CHARLES CHISALA, Samfya
CINDERELLA Mwape, a Grade Eight pupil at Kakote Primary School near Lubwe Catholic Mission in Samfya district, wants to become a nurse when she completes
her secondary education.
“I don’t like the way some nurses treat patients and those who escort them to the hospital. So I want to become a nurse so that I can show kind-ness to the patients and those caring for them,” the 16-year-old girl said in surprisingly flawless English.
But one hurdle is threatening Cinderella’s dream career. Her school is not fully electrified, which has been making it difficult for her to study and do her practical schoolwork.
“As you can see, Grade Nines are writing their mock exams right now, but only one classroom has electricity. It cannot accommodate all those who want to study at night,” the ambitious girl said.
Her worries will soon be a thing of the past.
The Rural Electrification Authority (REA) will have the rest of the classrooms and other structures, including staff houses, connected to power.
REA chief executive officer Geoffrey Musonda made the assurance when he paid head teacher Evans Nkonkosholo a courtesy call on Tuesday.
Mr Musonda was on a monitoring and fact-finding tour of power projects in Luapula Province.
The people of Kakote know the importance of the project.
Young Cinderella says the full electrification of the school will help her pursue the career of her heart and don the snow-white nurse’s uniform which she admires so much.
“They say education is the key to success. Once someone is educated they can buy their own clothes, buy whatever they want without begging. That is why we are happy that REA will put electricity in all the classrooms,” she said.
“It will be good because I will be able to study for a longer period and get better results.”
Cinderella said it would be easier for her and other pupils to do her practical assignments such as baking and computer studies.
Mr Nkonkosholo who has 564 pupils under his charge, could not also hide his happiness at the glad tidings from REA.
“We can’t wait to see the whole school, including our houses, electrified because it will make things easier for both pupils and us the teachers,” he said.
Teachers have been facing challenges in the marking of schoolwork and preparation of lessons and tests.
“Things will improve a lot once the whole school has power,” he said.
Mr Nkonkosholo said pupils had been walking all the way to Lubwe Skills Training Centre to do their computer practical lessons.
But Mr Musonda had more good news for the community.
He said the government, working with the World Bank and Zesco Limited, has started rolling out the electrification of traditional thatched houses in rural areas after the successful implementation of the pilot phase in Luangeni in Eastern Province, Chavuma in North-Western Province and Mwansabombwe in Luapula Province.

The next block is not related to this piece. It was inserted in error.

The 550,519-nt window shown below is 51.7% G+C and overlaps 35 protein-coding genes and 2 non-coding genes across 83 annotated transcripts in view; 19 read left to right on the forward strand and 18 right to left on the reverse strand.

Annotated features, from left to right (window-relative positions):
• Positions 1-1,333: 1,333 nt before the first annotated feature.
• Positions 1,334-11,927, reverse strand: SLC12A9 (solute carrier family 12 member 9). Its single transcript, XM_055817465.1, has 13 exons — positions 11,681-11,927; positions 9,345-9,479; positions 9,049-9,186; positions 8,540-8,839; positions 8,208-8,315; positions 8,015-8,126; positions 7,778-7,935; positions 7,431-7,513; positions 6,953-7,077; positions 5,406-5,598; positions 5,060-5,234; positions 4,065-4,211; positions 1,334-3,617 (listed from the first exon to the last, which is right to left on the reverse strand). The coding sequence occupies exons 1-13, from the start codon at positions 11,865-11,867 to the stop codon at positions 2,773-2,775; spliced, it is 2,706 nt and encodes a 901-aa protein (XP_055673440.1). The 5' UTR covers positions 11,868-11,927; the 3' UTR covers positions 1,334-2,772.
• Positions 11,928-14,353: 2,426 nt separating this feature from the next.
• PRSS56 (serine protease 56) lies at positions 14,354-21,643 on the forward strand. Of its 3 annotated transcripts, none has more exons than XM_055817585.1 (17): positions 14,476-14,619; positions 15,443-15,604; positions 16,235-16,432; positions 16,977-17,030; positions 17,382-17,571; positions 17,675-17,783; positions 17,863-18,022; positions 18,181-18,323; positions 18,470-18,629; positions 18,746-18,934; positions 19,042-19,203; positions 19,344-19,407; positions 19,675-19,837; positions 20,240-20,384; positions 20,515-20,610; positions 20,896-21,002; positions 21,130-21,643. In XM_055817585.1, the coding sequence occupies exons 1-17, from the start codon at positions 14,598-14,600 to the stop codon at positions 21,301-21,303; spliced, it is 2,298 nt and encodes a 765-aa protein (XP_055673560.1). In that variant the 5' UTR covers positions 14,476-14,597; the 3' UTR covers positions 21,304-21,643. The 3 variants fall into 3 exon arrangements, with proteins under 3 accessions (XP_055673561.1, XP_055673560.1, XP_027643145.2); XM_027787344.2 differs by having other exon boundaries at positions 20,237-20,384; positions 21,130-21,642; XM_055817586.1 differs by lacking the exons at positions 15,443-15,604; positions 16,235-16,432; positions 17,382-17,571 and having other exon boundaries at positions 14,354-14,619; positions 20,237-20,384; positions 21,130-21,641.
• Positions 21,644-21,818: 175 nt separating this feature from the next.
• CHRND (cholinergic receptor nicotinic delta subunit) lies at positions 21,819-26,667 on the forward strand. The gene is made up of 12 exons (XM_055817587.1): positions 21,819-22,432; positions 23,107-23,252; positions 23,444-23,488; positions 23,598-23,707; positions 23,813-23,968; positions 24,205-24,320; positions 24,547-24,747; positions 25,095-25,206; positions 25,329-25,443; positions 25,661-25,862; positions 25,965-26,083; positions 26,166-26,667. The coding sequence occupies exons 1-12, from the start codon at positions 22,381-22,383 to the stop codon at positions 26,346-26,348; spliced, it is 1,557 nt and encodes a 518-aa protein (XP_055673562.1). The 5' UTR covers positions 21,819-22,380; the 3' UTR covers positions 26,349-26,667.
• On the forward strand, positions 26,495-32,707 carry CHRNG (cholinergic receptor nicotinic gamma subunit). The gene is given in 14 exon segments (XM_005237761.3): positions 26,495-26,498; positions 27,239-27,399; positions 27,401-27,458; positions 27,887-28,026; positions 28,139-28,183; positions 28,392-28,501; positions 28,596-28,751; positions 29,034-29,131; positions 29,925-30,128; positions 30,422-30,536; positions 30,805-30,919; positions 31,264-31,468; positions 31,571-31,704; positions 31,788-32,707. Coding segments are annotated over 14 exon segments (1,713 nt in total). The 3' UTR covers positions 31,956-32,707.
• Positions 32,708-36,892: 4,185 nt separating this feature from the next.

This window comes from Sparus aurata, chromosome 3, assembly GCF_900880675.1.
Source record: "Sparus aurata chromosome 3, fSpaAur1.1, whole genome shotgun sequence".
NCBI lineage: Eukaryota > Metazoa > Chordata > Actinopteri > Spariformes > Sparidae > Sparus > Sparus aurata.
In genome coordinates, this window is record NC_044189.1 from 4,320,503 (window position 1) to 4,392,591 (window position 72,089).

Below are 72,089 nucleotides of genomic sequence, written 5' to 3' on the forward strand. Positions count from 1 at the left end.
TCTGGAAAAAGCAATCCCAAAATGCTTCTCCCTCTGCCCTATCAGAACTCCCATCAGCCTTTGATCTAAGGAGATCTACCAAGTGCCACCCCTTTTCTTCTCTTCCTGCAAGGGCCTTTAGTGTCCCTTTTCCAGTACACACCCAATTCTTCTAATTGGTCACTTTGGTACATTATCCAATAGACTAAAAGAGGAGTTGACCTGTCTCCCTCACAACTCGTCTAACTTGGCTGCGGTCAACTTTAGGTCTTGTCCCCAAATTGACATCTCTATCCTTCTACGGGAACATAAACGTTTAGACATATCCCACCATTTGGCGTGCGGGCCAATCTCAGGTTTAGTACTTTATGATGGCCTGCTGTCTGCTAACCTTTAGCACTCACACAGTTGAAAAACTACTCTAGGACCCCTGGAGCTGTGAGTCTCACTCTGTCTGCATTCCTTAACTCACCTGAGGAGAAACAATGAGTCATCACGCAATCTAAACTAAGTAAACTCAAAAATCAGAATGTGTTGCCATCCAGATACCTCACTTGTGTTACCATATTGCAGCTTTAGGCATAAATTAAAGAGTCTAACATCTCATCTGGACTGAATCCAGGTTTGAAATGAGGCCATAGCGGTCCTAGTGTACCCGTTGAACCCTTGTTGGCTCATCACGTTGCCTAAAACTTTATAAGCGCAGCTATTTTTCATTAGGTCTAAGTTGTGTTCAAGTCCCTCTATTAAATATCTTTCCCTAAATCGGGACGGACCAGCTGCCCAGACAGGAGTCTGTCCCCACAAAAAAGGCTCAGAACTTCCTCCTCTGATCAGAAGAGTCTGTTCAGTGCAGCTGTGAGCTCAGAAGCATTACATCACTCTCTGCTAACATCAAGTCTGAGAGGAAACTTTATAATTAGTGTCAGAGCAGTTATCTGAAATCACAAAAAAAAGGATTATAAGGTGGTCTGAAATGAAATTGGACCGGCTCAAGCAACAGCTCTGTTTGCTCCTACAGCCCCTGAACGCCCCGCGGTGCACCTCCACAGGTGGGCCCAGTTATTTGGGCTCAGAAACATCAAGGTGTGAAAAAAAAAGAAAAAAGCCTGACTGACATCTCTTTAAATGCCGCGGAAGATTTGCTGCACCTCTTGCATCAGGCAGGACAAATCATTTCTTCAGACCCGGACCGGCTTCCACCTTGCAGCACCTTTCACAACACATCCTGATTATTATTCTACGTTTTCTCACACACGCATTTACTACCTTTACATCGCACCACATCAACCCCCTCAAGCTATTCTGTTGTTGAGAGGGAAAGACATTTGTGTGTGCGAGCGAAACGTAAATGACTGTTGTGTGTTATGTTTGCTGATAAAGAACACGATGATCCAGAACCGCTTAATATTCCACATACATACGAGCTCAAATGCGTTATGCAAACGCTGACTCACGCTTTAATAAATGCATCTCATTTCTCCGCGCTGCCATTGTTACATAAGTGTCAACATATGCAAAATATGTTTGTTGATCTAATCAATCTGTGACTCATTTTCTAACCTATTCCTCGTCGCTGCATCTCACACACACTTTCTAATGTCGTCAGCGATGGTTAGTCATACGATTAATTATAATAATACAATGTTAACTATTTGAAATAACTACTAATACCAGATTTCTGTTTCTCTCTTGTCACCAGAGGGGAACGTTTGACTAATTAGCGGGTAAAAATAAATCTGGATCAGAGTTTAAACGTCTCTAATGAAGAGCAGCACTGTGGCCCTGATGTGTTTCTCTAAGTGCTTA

And Kakote will be among the first places to benefit under the roll-out.
“We hope to connect 30,000 rural households and even more in the next five years. We have made electricity affordable to the rural people by charging a nominal connection fee of K250 per household,” Mr Musonda said.
He said REA and its partners have discovered that most households in rural areas live in grass-roofed houses, and that they also deserve access to affordable electricity to lead decent lives.
“We have found that if we are selective we will not be able to meet our target of covering 51 percent of households by 2030,” Mr Musonda said.
He took time to tour villages around the school and chat with the residents in the company of REA technical staff.
The local community has received the ‘gift’ with joy.
Mumba Changani of Bombwe village said the Kakote community had been crying for electricity for a long time.
“Most of the people here work hard and can afford to pay K250. Now people will know that their houses will be electrified at a low cost if they build. Our children will be able to study at night. This is indeed good news,” Mr Changani
“We want development. We are grateful to the government for coming up with this initiative. We are just appealing to REA to fulfil its promise as soon as possible,” he said.
Mr Musonda assured him that REA was taking the job seriously.
Mrs Gladys Mulolo of the same village agrees with Mr Mulolo.
“We are reluctant to ask our children to buy us television sets because there is no electricity. We are very happy because this is what the Patriotic Front (PF) promised us during campaigns,” Mrs Mulolo said.
In the past, rural communities were sceptical because they did not believe that a small village house with dry grass for a roof could have electricity.
Mr Musonda and his team were happy with the high enthusiasm and eagerness the people of Kakote and surrounding villages exhibited towards the project.
They have waited for too long.
Such open beneficiary acceptance is important for the government’s poverty reduction initiatives such as the Rural Electrification Programme to de-liver the targets of the Vision 2030 and the recently unveiled Seventh National Development Plan.
The government needs this kind of support from citizens as they the targets of pro-poor development programmes.
The rural electrification drive is one of the government’s success stories and deserves support.
It is changing lives.